Sale to the Boston CelticsEdit

As the Federal Communications Commission (FCC) prohibited the common ownership of a television station and a newspaper in the same market, in purchasing channel 25, News Corporation had to apply for and was granted a temporary waiver in order to retain WFXT and the newspaper it had also published, the Boston Herald. In 1989, Fox placed WFXT in a trust company; the following year, it sold the station to the Boston Celtics' ownership group, who promptly made WFXT the NBA team's flagship station. The station also gained a sister station on radio, as the Celtics also purchased WEEI (then at 590 AM, now WEZE; now at 850 AM) at the same time.

The Celtics did not have the financial means to compete as a broadcaster. Nonetheless, under Celtics ownership, WFXT finally began to acquire stronger programming, becoming a serious competitor to WSBK and WLVI for the first time. In 1990, among securing the rights to several new, high-profile rerun syndication packages, WFXT managed to buy rights to The Cosby Show, reruns of which had been airing on WCVB-TV (channel 5) for the past two years. WCVB, which had lost a lot of money airing The Cosby Show in weekend blocks only, retained a small portion of the show's syndication rights for weekends and occasional airings in primetime (in the event that they chose to preempt an ABC network program). WFXT, meanwhile, began airing Cosby Show reruns on weekdays in the fall of 1990; aside from a couple of years off between 1994 and 1996, The Cosby Show would remain a staple of WFXT's schedule for well over a decade.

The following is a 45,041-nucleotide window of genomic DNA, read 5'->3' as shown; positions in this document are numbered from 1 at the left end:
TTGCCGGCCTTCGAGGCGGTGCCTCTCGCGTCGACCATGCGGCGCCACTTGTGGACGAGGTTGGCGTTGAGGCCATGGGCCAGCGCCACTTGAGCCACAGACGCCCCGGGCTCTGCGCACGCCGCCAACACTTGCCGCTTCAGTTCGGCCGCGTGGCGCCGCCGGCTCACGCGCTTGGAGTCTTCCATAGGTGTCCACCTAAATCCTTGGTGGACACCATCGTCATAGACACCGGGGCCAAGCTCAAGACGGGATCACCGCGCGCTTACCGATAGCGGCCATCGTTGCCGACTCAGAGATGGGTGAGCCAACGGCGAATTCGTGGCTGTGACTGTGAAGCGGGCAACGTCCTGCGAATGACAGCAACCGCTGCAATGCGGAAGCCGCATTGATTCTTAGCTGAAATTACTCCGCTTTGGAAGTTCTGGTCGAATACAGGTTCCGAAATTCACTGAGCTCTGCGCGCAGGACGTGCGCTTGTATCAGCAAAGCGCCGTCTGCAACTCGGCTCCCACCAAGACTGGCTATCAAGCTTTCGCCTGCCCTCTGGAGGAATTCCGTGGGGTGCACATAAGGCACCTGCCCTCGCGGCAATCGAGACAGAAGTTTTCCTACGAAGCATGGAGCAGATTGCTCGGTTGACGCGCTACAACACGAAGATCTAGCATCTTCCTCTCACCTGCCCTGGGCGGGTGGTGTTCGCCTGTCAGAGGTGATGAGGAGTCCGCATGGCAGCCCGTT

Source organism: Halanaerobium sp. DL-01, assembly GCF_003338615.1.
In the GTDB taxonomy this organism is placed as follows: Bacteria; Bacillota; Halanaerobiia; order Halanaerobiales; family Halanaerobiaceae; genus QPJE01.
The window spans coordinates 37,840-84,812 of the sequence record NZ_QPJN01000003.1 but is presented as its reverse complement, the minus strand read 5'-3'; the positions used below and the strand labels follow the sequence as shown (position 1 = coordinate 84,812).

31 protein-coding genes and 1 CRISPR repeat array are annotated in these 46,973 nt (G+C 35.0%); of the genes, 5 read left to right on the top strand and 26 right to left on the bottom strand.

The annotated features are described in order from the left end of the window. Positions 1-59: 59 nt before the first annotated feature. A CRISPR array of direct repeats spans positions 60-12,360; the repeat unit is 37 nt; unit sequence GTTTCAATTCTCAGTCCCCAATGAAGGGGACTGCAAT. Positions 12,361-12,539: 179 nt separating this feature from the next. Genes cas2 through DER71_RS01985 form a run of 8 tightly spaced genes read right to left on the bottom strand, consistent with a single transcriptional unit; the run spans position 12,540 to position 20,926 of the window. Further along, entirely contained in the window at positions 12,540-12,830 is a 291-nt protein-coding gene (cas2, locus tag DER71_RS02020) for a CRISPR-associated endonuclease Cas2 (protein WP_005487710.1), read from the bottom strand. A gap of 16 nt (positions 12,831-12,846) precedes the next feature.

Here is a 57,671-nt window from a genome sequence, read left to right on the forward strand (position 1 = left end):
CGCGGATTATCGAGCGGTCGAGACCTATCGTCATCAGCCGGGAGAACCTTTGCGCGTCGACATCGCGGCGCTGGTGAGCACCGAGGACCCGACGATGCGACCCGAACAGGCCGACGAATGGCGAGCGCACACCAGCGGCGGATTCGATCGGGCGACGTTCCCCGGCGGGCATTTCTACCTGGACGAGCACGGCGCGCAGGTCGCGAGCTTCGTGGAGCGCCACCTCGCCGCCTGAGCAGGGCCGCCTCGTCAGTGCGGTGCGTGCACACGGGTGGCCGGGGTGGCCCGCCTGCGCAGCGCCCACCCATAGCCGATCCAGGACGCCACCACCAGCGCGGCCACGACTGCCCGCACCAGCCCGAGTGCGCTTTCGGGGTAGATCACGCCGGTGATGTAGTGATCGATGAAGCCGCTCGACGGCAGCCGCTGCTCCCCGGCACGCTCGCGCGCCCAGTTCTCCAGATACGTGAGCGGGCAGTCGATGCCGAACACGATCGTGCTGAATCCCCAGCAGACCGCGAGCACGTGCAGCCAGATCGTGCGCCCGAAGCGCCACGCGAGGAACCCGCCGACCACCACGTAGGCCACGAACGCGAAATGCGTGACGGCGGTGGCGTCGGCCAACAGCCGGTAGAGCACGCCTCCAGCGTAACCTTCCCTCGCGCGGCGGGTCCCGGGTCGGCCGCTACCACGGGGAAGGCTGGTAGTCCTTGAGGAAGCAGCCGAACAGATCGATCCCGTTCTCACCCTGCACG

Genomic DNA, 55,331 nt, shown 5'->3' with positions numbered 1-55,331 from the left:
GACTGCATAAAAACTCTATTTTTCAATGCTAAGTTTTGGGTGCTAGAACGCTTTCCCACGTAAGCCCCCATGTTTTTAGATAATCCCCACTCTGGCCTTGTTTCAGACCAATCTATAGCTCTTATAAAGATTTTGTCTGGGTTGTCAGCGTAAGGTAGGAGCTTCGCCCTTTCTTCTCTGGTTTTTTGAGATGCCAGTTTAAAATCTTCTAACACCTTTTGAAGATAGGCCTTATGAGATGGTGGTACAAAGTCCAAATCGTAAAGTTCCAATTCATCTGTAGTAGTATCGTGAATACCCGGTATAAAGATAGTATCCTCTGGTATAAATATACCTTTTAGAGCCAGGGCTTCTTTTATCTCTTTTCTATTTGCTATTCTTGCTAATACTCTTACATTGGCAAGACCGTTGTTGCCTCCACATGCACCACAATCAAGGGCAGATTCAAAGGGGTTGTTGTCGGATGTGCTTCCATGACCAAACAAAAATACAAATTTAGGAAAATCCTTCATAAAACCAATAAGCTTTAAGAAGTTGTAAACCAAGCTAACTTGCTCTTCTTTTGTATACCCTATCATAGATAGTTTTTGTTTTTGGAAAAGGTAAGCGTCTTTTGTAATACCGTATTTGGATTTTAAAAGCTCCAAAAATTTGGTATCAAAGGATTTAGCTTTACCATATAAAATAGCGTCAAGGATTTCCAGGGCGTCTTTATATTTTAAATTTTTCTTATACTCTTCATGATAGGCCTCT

Return to Fox ownershipEdit

By 1992, WFXT was carried on many cable providers in areas of New England where Fox programming was not available. Locally, however, the station was still rated in third place (though not as distant as the CBN or early Fox days), behind WSBK and WLVI. Still, for a while under the Celtics' watch, WFXT was perceived to be in danger of losing its Fox affiliation. One of those instances was in the summer of 1994, when Westinghouse Broadcasting signed a deal to affiliate all of its stations with CBS, which caused WBZ-TV (channel 4) to drop its NBC affiliation and join CBS in January 1995. The outgoing CBS affiliate WHDH-TV, meanwhile, was deciding between affiliation offers from NBC and Fox, the latter of which its Miami sister station WSVN had been affiliated with since 1989. However, the Celtics soon began dropping hints about its intention to sell the station, including the shift of the team's over-the-air telecasts to WSBK in 1993 (though WFXT officially stated that this was due to the difficulty of scheduling telecasts around the Fox lineup); furthermore, that October, Fox obtained an option to repurchase the station as part of a larger deal. News Corporation sold the Boston Herald in February 1994, eliminating a potential regulatory conflict with reacquiring WFXT, while WHDH signed with NBC in August 1994 (if WHDH had joined Fox, they would have only been allowed to carry up to two New England Patriots football games each year, as the team is part of the American Football Conference, while Fox has rights to the National Football Conference; WHDH's affiliation with NBC allowed that station to carry most Patriots games from 1995 to 1997). On October 5, 1994, Fox announced it would exercise the purchase option, and retook control of WFXT on July 7, 1995.